Mobile technology has come a long way. Eighty-four percent of Americans say they can't go a single day without their cell phone, according to research from Google. And it’s now a primary channel within the insurance distribution network.

But many insurers are still struggling with getting from point A to point B. A report issued by Effective Mobile Engagement says that satisfaction with insurers’ mobile experiences declined from 60% in 2015 to 47% in 2016, the largest drop among all sectors. Insurers are literally at the bottom of the satisfaction scale when it comes to consumers’ feelings about their mobile experience. This means consumers believe any other industry is better than insurance when it comes to mobile engagement.

It’s not like insurers haven’t taken notice of the trend. A Bain survey of insurance companies conducted in 2015 projected that digital channels such as smartphones will continue to take market share from non-digital channels at a high rate through 2015. For insurers hoping to execute an effective marketing strategy, that’s pretty compelling evidence for an effective mobile strategy.

Americans check their phones at least 150 times every day, according to But for insurers that are trying to capture the attention of customers and prospects, it’s important to understand that consumers now expect a fully interactive experience—easy and instant access to information on any mobile device, and the ability to have their choices confirmed in real time.

What happens when a mobile app is hard to work with? According to the Effective Mobile Engagement report, 85% of consumers are unlikely to do business again with the same organization following a bad mobile experience. Seven in 10 respondents reported abandoning a mobile experience because mobile engagement was too difficult to initiate. A 2016 survey conducted by PointSource confirms what insurers already know: Convenience is the number-one element of a good customer experience. Maybe the most important nugget here is that, thanks to brilliant lead generation technologies, customers are instantly exposed to competing offers when they ditch an insurer’s website or app.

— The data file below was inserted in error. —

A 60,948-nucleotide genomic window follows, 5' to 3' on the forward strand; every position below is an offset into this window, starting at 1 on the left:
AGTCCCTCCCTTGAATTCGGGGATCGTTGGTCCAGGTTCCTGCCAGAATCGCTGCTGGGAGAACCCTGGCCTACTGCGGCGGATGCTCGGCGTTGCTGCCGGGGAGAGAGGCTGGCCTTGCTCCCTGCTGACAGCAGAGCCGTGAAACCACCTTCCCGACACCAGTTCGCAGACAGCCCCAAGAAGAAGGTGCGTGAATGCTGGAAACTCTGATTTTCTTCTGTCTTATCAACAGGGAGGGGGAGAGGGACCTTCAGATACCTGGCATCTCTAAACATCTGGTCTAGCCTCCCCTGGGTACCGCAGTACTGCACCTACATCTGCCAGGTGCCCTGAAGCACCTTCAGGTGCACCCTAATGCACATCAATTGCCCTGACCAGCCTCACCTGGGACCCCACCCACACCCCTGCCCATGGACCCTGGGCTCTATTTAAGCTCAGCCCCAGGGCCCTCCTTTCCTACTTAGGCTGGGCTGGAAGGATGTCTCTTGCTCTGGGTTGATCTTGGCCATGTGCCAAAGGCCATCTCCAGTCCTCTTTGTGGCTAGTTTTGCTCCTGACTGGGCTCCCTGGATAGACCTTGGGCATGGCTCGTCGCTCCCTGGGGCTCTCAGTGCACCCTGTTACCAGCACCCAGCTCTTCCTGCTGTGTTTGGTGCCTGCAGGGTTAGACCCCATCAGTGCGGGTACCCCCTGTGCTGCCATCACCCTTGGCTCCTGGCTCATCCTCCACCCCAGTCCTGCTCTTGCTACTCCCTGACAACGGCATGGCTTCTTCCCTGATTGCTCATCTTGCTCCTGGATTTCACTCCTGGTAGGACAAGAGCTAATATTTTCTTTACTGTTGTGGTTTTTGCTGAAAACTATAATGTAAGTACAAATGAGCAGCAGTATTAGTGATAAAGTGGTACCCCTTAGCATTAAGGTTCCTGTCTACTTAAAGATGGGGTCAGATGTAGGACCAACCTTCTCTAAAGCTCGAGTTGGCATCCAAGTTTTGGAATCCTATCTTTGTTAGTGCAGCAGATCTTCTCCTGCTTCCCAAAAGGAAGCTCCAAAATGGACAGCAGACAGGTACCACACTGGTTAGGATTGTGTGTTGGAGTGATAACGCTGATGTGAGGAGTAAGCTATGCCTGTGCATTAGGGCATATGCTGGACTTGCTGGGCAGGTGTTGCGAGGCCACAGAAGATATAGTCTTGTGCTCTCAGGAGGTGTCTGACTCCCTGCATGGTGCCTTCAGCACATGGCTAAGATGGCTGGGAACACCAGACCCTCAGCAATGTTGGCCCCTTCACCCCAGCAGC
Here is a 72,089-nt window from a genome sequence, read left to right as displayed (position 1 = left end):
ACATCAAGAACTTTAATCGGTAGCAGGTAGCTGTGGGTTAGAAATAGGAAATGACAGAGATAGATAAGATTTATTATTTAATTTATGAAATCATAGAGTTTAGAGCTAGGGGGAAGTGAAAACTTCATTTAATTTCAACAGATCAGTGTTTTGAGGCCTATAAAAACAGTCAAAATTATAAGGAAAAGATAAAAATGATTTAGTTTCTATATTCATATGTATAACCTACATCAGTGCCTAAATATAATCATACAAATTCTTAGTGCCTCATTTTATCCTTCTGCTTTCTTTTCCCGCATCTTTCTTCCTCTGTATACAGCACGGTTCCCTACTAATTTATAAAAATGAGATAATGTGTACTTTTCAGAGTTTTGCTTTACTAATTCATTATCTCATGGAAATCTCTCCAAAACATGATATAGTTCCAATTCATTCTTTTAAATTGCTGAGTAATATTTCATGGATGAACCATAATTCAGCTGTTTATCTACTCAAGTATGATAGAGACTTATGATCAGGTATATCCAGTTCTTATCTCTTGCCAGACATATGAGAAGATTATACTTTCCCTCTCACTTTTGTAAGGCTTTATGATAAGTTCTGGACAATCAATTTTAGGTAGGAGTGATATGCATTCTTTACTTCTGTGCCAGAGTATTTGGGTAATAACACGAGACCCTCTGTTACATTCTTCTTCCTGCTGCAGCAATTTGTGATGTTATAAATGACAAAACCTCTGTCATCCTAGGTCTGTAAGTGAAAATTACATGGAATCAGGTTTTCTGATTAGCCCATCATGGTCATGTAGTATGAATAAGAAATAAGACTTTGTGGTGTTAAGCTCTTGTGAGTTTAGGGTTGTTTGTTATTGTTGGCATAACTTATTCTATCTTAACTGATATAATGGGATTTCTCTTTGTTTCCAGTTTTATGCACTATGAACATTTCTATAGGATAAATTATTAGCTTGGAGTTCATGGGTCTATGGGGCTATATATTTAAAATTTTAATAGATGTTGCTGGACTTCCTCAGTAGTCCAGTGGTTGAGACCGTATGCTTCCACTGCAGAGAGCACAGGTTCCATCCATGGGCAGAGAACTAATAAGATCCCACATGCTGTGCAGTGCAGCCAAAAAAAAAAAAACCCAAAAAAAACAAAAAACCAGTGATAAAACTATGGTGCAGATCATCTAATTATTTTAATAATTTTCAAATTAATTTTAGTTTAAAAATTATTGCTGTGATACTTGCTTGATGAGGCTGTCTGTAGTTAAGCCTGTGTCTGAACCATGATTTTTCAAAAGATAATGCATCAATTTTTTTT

Google believes that it’s all about the “moment,” noting that 81%of smartphone users say that the internet searches they do on their phones are more focused on information they need immediately. Let’s face it: consumers are fickle. One in three smartphone users purchased from a company or brand other than the one they intended because the information they needed was there when they needed it, says Google.

Granted, the mobile channel is but one way to acquire the customer. But insurers would be well advised to pay attention to providing the customer with faster loading pages, readable text and images, and easy-to-find support options and contact information, for starters.

Since marketing is all about metrics, finding out what works and doesn’t work on a regular basis will also help. Marketing analytics or KPIs that are tied to an insurer’s broader business goals and measured regularly gives that insurer the option of changing what isn’t working.

Having a mobile-first strategy doesn’t guarantee improved business, but it’s now proven that optimizing the mobile experience will.

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